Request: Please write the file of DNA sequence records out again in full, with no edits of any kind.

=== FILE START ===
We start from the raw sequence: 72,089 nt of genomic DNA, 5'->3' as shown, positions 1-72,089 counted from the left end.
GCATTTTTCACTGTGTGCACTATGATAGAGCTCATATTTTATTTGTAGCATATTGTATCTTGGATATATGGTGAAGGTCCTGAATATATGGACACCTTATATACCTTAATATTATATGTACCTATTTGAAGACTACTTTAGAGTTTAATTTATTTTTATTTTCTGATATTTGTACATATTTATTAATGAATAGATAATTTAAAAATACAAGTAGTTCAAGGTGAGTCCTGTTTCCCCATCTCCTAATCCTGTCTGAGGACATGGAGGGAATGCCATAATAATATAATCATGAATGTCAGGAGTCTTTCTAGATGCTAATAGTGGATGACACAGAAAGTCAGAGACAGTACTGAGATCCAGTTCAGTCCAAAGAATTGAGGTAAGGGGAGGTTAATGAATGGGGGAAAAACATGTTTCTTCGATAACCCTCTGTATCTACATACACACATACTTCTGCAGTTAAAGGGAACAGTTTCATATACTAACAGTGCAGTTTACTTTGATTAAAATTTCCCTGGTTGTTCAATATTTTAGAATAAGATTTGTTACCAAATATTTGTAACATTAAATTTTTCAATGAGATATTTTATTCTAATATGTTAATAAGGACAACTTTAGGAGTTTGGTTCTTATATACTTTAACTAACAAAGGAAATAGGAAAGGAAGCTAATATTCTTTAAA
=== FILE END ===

We start from the raw sequence: 72,089 nt of genomic DNA, 5'->3' as shown, positions 1-72,089 counted from the left end.
GCATTTTTCACTGTGTGCACTATGATAGAGCTCATATTTTATTTGTAGCATATTGTATCTTGGATATATGGTGAAGGTCCTGAATATATGGACACCTTATATACCTTAATATTATATGTACCTATTTGAAGACTACTTTAGAGTTTAATTTATTTTTATTTTCTGATATTTGTACATATTTATTAATGAATAGATAATTTAAAAATACAAGTAGTTCAAGGTGAGTCCTGTTTCCCCATCTCCTAATCCTGTCTGAGGACATGGAGGGAATGCCATAATAATATAATCATGAATGTCAGGAGTCTTTCTAGATGCTAATAGTGGATGACACAGAAAGTCAGAGACAGTACTGAGATCCAGTTCAGTCCAAAGAATTGAGGTAAGGGGAGGTTAATGAATGGGGGAAAAACATGTTTCTTCGATAACCCTCTGTATCTACATACACACATACTTCTGCAGTTAAAGGGAACAGTTTCATATACTAACAGTGCAGTTTACTTTGATTAAAATTTCCCTGGTTGTTCAATATTTTAGAATAAGATTTGTTACCAAATATTTGTAACATTAAATTTTTCAATGAGATATTTTATTCTAATATGTTAATAAGGACAACTTTAGGAGTTTGGTTCTTATATACTTTAACTAACAAAGGAAATAGGAAAGGAAGCTAATATTCTTTAAA